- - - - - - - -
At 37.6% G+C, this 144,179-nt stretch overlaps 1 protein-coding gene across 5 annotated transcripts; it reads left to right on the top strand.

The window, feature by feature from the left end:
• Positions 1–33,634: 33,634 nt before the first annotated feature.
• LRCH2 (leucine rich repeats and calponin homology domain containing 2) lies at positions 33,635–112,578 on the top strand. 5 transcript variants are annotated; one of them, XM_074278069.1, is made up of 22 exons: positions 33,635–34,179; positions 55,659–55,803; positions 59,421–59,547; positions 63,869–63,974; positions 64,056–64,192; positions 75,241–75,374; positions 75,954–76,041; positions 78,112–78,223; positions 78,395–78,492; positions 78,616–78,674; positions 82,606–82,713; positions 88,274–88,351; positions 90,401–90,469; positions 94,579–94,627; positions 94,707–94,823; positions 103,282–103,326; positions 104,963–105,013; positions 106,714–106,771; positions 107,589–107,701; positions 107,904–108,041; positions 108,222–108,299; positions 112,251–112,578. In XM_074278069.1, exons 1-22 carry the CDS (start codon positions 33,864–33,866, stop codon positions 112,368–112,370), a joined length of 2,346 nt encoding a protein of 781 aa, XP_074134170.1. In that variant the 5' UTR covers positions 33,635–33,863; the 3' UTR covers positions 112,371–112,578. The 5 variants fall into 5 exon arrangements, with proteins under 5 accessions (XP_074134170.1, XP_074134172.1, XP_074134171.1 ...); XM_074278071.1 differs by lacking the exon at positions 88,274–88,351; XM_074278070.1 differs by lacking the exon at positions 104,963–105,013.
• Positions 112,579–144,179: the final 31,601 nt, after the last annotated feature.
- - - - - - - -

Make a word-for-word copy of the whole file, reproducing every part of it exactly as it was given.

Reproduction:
At 37.6% G+C, this 144,179-nt stretch overlaps 1 protein-coding gene across 5 annotated transcripts; it reads left to right on the top strand.

The window, feature by feature from the left end:
• Positions 1–33,634: 33,634 nt before the first annotated feature.
• LRCH2 (leucine rich repeats and calponin homology domain containing 2) lies at positions 33,635–112,578 on the top strand. 5 transcript variants are annotated; one of them, XM_074278069.1, is made up of 22 exons: positions 33,635–34,179; positions 55,659–55,803; positions 59,421–59,547; positions 63,869–63,974; positions 64,056–64,192; positions 75,241–75,374; positions 75,954–76,041; positions 78,112–78,223; positions 78,395–78,492; positions 78,616–78,674; positions 82,606–82,713; positions 88,274–88,351; positions 90,401–90,469; positions 94,579–94,627; positions 94,707–94,823; positions 103,282–103,326; positions 104,963–105,013; positions 106,714–106,771; positions 107,589–107,701; positions 107,904–108,041; positions 108,222–108,299; positions 112,251–112,578. In XM_074278069.1, exons 1-22 carry the CDS (start codon positions 33,864–33,866, stop codon positions 112,368–112,370), a joined length of 2,346 nt encoding a protein of 781 aa, XP_074134170.1. In that variant the 5' UTR covers positions 33,635–33,863; the 3' UTR covers positions 112,371–112,578. The 5 variants fall into 5 exon arrangements, with proteins under 5 accessions (XP_074134170.1, XP_074134172.1, XP_074134171.1 ...); XM_074278071.1 differs by lacking the exon at positions 88,274–88,351; XM_074278070.1 differs by lacking the exon at positions 104,963–105,013.
• Positions 112,579–144,179: the final 31,601 nt, after the last annotated feature.